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Simple Favas and Tomatoes Cooking Recipes

Favas and Tomatoes

 

If fresh fava beans are not available, use fresh lima beans. The flavor will not be quite the same, but the combination is still delicious.


Makes 6 servings

  • 2 tablespoons olive oil, plus additional for serving

  • 2 cups shelled fresh or thawed frozen fava beans

  • 1 bunch (6 to 8) green onions (scallions), white and light green parts only, sliced

  • 1 clove garlic, minced

  • 1/2 cup chicken stock

  • 2 large ripe tomatoes, peeled, seeded, and chopped

  • 1 tablespoon chopped fresh oregano; or 1 teaspoon dried

  • Salt and freshly ground black pepper to taste

  1. Heat the olive oil in a large heavy saucepan over medium heat. Add the beans and cook, stirring, for 2 to 3 minutes. Add the green onions garlic. Cook 1 minute longer. Stir in the stock, cover, and simmer over low heat until the beans are tender, up to 30 minutes.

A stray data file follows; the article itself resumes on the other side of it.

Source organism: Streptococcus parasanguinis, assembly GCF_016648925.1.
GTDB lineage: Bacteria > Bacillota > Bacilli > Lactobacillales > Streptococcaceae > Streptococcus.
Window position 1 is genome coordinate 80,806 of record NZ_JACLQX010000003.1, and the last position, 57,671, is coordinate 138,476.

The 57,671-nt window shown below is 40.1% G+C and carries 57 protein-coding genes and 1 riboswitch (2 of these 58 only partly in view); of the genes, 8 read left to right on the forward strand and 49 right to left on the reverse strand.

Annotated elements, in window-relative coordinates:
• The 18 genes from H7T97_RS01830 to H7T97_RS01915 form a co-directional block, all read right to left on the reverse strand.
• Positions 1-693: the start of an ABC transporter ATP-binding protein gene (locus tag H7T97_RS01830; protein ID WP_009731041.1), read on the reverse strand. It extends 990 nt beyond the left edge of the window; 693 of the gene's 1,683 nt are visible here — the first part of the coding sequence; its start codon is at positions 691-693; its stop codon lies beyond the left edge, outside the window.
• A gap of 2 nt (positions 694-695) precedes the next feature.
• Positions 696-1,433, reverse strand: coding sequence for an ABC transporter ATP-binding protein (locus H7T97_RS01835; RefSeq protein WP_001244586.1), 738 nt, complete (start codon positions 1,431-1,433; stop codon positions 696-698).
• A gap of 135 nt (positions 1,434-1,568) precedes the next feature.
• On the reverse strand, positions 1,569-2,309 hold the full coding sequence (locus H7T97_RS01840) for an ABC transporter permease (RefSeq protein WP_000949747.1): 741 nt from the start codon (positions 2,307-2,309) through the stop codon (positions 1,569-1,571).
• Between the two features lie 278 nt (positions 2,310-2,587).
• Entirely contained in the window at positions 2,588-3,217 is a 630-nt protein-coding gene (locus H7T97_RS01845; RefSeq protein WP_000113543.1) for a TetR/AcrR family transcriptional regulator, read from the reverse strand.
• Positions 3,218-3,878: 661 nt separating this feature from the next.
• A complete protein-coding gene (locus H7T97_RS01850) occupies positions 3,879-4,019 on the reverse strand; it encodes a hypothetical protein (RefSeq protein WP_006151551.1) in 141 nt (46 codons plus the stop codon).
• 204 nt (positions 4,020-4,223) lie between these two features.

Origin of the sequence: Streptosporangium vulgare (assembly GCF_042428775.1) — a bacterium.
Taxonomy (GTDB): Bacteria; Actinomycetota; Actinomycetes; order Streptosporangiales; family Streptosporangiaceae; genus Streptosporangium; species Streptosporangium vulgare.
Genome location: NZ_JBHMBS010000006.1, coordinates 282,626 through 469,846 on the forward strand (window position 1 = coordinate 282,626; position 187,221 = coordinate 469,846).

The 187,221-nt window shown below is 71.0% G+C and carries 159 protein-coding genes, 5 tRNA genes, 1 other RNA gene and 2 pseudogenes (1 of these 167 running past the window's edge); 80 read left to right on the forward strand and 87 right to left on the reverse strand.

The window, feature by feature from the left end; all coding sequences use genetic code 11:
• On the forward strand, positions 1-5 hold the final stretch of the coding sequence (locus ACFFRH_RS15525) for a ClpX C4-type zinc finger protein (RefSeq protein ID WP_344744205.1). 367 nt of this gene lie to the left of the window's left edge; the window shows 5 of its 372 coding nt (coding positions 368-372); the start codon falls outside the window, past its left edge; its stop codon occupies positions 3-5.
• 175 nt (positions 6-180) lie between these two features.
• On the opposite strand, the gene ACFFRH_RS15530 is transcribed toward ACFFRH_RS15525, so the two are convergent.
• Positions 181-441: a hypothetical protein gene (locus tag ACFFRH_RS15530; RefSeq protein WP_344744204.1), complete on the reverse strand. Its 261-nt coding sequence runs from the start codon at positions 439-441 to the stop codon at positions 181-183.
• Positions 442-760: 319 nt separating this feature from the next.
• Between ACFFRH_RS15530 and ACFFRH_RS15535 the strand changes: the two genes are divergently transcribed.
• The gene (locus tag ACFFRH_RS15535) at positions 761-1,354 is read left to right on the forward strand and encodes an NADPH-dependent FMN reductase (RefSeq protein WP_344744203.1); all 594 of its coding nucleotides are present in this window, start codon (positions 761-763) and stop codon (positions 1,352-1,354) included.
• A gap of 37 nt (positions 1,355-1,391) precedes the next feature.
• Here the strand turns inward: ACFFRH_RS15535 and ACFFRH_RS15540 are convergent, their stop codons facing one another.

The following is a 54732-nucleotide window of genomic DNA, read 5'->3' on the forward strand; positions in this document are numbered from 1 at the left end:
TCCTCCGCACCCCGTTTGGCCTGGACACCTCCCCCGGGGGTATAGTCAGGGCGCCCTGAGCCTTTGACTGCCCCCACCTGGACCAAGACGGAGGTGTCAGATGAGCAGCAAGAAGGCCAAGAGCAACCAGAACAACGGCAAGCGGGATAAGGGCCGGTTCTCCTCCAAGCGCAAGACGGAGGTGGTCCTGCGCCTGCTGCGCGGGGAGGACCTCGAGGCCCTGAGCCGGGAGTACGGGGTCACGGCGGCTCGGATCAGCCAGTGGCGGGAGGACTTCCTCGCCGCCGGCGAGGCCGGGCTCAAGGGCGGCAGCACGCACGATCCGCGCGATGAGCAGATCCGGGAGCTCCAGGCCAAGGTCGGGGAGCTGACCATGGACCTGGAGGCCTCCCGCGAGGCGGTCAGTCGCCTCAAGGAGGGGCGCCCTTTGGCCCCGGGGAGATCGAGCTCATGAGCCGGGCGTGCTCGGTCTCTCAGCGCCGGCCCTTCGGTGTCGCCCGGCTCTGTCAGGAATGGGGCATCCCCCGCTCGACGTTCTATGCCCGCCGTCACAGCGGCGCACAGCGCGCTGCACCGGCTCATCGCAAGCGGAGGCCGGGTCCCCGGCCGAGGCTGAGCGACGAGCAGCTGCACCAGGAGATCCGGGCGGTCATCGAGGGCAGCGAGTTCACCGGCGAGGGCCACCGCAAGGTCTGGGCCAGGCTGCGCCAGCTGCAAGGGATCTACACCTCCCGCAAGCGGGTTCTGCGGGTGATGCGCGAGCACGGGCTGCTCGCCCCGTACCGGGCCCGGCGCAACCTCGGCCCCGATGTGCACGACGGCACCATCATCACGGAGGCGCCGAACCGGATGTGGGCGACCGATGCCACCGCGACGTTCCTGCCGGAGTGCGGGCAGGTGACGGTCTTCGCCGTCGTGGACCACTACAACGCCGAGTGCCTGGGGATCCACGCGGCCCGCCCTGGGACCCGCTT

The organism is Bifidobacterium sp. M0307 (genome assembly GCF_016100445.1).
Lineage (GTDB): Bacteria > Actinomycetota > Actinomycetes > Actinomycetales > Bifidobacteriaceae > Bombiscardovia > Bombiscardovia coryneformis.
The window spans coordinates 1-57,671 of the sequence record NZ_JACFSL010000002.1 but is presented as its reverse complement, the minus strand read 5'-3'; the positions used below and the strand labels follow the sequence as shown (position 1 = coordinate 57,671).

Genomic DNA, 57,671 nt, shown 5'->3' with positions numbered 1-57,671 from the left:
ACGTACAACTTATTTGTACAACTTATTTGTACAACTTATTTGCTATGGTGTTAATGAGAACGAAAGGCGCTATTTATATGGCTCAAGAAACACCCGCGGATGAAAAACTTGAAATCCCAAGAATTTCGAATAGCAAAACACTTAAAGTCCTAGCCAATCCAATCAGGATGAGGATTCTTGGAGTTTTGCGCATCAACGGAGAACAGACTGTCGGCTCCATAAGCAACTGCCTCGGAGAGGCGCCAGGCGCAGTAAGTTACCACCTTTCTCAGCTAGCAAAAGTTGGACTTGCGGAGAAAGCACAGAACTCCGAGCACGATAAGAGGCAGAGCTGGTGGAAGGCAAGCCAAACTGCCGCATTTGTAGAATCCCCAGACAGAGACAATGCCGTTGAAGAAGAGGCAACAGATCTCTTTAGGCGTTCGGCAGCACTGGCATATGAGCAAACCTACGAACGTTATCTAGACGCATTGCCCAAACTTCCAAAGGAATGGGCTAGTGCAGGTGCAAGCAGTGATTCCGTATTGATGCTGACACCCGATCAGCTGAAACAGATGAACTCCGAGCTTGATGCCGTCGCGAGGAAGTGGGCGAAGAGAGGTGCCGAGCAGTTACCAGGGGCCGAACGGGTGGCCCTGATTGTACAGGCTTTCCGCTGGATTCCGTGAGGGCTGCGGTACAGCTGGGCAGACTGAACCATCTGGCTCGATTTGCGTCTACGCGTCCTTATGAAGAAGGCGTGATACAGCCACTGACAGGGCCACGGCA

2. Stir in the tomatoes and oregano. Simmer over low heat, until the tomatoes are just tender, 5 to 10 minutes. Season well with salt and pepper. Serve very hot at room temperature. If serving at room temperature, be sure there is enough salt, along with an extra drizzle of olive oil.

Note:

Cooling or chilling dulls the flavor of any seasoning. For this reason, any salad, cold soup, or cold vegetable dish needs to be liberally seasoned before serving.

 

Note:

One word of caution. Fava beans, which were the bean most often cultivated in Europe and the Middle East until other varieties were imported, are a special case. Not only do mature beans have to be peeled individually after shelling (this is easy to do once they are cooked) because the skin becomes tough with age, but some people with a Mediterranean heritage suffer from favism and can be poisoned by eating favas, though small quantities from time to time generally will not affect anyone badly.

More about Cooking with Green Bean Recipes


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